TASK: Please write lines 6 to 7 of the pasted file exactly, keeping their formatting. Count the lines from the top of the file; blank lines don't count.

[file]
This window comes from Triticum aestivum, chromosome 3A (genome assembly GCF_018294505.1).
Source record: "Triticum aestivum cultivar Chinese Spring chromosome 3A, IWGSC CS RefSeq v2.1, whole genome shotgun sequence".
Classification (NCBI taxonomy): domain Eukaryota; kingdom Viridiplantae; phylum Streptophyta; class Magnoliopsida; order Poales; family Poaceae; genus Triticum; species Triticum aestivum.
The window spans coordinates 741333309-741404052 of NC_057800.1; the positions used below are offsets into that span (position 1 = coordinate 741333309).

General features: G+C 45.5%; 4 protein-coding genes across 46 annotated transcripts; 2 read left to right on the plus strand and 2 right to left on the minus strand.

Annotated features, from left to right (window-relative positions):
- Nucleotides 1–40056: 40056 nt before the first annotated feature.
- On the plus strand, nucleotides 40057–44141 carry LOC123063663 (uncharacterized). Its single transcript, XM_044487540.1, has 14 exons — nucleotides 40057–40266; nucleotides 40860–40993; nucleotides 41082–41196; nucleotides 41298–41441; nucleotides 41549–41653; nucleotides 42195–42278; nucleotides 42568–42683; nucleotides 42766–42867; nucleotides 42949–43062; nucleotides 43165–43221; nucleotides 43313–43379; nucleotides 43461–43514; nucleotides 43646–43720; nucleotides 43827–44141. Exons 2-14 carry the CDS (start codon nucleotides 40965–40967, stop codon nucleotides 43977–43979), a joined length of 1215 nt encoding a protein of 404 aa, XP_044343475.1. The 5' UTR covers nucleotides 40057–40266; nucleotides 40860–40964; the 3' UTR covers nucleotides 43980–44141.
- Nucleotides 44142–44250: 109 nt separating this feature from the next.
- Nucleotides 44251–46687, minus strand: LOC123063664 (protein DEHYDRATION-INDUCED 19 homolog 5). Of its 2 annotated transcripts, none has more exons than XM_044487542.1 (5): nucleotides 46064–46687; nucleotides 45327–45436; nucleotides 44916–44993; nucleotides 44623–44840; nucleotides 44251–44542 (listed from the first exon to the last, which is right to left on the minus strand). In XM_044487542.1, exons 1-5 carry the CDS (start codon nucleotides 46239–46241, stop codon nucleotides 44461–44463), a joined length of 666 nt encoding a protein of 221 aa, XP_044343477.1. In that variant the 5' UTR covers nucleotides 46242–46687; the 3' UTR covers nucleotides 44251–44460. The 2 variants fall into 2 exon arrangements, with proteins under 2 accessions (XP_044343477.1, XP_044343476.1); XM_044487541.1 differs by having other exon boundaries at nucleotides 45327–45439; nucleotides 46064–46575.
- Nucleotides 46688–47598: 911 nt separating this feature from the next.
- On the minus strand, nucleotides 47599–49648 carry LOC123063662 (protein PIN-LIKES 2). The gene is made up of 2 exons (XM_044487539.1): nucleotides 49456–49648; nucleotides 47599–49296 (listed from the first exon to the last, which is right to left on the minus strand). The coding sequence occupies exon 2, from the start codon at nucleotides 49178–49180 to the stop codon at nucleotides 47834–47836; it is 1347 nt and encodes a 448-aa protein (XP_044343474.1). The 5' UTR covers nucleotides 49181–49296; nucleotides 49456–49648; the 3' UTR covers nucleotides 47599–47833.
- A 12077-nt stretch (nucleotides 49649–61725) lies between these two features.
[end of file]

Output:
Annotated features, from left to right (window-relative positions):
- Nucleotides 1–40056: 40056 nt before the first annotated feature.